Would you know how to perform CPR on someone having a heart attack, right in front of you?
Saturday afternoon, Bill Conway, George Flanders and Gary Firch were recognized for doing just that.
Back in February, Firch was making coffee when he noticed something wasn't right with his colleague, Carl Johnson.
"I heard him cough so I shut the water off and asked if he was ok; I got no response," said Firch. "Then when I walked around the corner to see him, I noticed he was in full cardiac arrest."
Firch then called out into the office for help. "I immediately grabbed the phone and called 911. Then, George and Bill came over within seconds."
"I started with compressions while George was making sure on the vitals," said Conway. We just looked at each other and did it."
Within minutes, Johnson was being rushed to the hospital. Experts said if it wasn't for the quick work of his co-workers, Johnson may not have survived.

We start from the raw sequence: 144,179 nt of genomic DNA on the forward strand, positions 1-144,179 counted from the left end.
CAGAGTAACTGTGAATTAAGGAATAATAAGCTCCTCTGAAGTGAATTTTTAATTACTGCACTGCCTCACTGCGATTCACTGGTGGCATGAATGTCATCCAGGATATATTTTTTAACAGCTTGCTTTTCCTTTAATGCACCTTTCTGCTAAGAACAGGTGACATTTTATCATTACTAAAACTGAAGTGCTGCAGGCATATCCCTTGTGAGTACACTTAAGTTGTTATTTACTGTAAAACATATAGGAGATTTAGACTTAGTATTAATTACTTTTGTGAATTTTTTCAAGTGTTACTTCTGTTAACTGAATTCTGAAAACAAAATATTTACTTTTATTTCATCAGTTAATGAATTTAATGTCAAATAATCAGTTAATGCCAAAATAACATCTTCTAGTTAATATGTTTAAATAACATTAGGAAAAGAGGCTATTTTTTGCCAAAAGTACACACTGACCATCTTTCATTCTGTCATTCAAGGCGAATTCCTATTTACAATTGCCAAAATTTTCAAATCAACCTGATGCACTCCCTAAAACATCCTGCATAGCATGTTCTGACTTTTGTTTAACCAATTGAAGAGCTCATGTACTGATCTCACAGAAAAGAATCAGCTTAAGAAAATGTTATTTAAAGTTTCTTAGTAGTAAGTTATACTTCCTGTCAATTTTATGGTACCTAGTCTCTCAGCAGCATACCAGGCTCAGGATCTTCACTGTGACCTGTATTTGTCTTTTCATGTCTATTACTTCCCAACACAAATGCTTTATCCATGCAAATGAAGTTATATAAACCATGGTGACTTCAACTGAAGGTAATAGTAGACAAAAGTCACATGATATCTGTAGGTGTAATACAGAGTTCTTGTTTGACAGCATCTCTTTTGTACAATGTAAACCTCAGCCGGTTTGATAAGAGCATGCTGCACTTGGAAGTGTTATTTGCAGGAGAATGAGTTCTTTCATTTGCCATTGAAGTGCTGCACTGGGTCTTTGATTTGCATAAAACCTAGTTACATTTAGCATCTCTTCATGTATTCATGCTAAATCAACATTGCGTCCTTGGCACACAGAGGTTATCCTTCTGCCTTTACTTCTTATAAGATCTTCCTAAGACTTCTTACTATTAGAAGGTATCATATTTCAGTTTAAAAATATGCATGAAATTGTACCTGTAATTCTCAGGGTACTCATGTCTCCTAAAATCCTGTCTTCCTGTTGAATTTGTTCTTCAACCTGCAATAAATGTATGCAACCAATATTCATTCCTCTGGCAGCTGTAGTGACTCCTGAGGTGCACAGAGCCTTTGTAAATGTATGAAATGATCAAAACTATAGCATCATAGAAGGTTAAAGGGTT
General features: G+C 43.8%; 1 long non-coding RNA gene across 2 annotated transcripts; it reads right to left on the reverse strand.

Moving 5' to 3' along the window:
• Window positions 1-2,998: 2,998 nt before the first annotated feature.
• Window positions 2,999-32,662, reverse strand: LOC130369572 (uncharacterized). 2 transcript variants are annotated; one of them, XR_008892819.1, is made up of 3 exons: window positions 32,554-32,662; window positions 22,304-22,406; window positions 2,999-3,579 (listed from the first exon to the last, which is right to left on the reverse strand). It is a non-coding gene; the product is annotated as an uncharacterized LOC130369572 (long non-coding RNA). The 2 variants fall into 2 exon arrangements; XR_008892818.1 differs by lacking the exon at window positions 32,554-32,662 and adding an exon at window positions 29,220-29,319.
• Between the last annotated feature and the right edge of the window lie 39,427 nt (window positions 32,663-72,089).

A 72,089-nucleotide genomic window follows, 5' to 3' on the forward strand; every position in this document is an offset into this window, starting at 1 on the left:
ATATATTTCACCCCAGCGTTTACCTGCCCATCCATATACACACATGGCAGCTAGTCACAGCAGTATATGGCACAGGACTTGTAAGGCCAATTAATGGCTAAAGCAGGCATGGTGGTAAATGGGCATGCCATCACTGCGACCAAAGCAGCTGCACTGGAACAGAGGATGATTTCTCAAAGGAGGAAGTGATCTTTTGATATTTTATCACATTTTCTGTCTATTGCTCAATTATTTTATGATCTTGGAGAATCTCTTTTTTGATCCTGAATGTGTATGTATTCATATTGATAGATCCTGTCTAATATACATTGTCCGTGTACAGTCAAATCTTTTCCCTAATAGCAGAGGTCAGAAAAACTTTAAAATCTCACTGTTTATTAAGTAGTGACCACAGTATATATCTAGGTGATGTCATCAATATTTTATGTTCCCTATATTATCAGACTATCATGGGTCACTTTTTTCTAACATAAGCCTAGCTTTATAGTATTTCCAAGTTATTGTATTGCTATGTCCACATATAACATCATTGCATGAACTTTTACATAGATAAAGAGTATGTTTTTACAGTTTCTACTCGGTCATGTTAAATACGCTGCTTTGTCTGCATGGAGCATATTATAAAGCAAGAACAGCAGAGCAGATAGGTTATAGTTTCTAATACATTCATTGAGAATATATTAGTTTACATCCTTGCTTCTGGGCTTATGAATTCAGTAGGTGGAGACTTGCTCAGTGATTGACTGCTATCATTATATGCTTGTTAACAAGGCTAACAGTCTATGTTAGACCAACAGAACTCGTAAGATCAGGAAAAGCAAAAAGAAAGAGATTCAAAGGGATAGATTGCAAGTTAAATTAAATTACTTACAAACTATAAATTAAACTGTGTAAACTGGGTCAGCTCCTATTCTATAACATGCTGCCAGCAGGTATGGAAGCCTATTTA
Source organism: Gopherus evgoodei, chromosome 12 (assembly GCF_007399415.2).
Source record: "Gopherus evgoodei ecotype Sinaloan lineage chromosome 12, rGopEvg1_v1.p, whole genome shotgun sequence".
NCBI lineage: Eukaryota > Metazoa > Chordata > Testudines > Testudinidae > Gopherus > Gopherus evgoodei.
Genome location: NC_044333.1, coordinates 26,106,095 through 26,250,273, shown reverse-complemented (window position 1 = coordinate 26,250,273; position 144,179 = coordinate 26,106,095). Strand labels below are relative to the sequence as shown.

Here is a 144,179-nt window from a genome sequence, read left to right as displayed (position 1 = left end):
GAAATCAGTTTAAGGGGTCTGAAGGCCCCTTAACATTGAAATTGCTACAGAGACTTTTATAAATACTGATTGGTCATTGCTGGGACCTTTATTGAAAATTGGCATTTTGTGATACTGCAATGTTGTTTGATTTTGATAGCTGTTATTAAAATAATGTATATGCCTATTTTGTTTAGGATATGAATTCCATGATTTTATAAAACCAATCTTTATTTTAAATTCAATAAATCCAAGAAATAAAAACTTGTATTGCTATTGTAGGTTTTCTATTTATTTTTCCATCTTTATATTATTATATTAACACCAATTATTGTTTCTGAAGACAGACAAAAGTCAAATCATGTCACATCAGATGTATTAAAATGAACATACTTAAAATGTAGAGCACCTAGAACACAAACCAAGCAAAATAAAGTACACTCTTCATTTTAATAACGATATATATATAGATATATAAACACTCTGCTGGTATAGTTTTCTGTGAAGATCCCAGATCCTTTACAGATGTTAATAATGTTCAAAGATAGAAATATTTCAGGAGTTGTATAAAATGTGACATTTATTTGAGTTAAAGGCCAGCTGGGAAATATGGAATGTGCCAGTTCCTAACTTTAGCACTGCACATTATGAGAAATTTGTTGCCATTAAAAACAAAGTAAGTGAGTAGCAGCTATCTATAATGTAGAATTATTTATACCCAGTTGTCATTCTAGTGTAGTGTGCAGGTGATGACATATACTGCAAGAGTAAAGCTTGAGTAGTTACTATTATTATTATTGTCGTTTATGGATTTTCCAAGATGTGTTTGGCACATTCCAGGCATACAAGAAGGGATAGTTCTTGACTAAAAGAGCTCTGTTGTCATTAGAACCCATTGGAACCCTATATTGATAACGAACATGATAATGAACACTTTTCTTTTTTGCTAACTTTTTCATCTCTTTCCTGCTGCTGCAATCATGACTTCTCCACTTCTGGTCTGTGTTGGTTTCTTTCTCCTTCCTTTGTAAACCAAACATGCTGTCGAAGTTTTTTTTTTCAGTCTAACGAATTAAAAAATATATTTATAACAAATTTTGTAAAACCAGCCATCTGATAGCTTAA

"His co-workers had just completed CPR training, that particularly features hands-on CPR," said Bill McClincy, EMMCO West.
"I am very grateful for what they have done," said Johnson. "If it weren't for them, I know I wouldn't be here today."
It only took 72 minutes from the time the ambulance arrived on the scene, to the time Johnson began responding at the hospital; the national time-frame goal is 90 minutes.
Johnson survived, but it doesn't always work out that way. Deputy Coroner, Dennis Suscheck, is someone who knows that all too well.
"Their actions certainly made a difference," said Suscheck. "It's a perfect example of how bystander CPR is so important in these sudden cardiac events," he said.
First responders and Millcreek Paramedics were also recognized. The importance of bystander CPR is a lesson, first responders say everyone needs to know; after all, it could save a life.